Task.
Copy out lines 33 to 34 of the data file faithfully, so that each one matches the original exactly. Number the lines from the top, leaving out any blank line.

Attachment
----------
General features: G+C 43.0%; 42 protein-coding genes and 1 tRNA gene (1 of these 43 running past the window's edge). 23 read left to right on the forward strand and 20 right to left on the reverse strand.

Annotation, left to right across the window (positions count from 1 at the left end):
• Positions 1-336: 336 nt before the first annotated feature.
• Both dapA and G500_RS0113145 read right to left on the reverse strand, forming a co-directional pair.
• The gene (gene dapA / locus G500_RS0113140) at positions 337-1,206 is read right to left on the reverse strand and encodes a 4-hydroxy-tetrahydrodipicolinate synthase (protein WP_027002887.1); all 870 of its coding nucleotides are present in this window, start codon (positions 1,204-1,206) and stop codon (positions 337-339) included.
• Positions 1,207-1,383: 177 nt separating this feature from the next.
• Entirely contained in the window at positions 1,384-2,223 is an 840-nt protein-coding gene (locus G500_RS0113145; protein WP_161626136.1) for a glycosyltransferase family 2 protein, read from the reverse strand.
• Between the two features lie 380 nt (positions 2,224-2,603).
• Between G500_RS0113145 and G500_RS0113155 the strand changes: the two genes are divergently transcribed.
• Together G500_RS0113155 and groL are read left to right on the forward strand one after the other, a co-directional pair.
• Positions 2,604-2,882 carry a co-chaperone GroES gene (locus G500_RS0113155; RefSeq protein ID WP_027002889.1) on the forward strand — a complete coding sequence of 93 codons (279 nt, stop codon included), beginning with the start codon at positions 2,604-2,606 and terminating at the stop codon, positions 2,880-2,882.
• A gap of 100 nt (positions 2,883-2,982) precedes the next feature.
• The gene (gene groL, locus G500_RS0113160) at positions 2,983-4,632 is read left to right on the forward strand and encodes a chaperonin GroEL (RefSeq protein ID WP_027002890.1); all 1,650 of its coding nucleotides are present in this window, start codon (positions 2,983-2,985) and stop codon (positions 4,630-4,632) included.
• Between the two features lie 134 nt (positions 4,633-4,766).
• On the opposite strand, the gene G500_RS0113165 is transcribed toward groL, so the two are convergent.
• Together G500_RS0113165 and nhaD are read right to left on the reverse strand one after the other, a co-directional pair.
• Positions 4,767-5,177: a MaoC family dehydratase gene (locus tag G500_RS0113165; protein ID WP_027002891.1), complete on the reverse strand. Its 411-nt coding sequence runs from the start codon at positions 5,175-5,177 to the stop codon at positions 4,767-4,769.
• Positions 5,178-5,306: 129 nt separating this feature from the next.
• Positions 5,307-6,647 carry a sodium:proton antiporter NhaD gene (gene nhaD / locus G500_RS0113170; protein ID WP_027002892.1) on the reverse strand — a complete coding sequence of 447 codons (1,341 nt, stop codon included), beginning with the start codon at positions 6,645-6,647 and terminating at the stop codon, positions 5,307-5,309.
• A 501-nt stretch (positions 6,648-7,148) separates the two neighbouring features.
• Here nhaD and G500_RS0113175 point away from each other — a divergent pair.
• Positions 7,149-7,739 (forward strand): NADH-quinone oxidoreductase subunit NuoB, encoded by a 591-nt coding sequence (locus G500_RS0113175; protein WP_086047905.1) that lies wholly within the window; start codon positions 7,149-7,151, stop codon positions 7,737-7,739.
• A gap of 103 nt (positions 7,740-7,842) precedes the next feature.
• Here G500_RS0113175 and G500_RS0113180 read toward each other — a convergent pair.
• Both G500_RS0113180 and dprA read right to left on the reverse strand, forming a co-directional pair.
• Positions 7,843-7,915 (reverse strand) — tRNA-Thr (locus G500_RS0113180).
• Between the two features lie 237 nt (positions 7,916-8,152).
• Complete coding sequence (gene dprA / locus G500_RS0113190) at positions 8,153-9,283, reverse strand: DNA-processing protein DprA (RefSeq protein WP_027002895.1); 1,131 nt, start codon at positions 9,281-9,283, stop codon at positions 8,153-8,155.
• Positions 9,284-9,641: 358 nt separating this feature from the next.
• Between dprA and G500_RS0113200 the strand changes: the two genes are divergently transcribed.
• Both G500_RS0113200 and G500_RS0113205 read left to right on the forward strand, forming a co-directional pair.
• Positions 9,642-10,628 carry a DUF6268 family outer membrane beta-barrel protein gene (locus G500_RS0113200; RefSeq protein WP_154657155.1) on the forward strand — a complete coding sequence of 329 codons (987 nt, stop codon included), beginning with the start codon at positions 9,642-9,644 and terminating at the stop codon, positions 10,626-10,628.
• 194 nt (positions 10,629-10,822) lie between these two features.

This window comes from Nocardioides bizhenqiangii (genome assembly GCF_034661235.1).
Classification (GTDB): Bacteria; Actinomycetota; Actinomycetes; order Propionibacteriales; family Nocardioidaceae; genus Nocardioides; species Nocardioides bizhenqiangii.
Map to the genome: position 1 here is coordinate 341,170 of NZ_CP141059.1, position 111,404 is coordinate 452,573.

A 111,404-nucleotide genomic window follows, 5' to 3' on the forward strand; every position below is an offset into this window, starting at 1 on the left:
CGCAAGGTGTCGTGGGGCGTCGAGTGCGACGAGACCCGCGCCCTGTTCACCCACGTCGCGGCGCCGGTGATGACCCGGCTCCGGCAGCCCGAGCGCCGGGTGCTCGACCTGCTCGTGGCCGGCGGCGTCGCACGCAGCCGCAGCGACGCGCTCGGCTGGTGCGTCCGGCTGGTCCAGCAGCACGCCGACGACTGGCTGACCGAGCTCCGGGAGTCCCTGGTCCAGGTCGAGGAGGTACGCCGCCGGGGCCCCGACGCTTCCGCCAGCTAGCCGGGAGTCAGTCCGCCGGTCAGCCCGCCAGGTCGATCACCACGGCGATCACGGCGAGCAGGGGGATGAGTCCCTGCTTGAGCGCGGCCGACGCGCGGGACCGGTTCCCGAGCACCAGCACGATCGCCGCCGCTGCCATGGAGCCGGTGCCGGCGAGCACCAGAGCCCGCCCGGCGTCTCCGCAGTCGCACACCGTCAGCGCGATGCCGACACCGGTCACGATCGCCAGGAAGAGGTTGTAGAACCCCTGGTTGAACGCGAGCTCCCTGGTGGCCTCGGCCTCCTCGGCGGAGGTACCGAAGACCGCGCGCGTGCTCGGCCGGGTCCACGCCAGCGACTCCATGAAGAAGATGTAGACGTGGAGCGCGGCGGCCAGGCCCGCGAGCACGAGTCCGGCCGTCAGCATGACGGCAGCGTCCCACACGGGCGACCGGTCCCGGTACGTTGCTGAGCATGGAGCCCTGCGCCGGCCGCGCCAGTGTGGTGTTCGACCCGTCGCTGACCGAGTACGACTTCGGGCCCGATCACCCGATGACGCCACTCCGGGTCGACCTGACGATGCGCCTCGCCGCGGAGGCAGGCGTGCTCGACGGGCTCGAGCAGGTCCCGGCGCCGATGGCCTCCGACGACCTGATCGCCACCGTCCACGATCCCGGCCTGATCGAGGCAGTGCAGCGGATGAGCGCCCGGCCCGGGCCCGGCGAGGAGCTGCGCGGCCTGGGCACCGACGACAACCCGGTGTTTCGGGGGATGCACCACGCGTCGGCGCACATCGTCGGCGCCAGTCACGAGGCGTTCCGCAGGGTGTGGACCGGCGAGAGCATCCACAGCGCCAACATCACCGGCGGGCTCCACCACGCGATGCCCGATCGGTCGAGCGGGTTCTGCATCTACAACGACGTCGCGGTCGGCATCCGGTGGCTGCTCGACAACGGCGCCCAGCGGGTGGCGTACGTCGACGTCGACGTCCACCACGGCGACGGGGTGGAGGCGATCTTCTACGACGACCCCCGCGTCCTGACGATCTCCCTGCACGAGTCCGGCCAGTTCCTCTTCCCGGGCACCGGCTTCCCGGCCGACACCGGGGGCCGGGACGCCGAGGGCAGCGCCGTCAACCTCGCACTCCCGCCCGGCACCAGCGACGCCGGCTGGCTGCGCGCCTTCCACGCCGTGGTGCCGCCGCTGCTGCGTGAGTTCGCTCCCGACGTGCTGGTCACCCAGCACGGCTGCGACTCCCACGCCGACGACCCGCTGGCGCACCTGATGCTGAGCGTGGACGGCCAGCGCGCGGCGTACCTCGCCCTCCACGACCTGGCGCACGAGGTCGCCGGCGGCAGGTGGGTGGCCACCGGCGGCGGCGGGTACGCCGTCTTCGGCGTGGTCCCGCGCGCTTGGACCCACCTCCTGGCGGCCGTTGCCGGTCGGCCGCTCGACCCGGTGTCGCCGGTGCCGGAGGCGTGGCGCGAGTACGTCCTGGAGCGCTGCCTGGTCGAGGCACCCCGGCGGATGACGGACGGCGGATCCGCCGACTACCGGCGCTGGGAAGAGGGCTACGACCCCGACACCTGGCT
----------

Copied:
• 194 nt (positions 10,629-10,822) lie between these two features.

This window comes from Nocardioides bizhenqiangii (genome assembly GCF_034661235.1).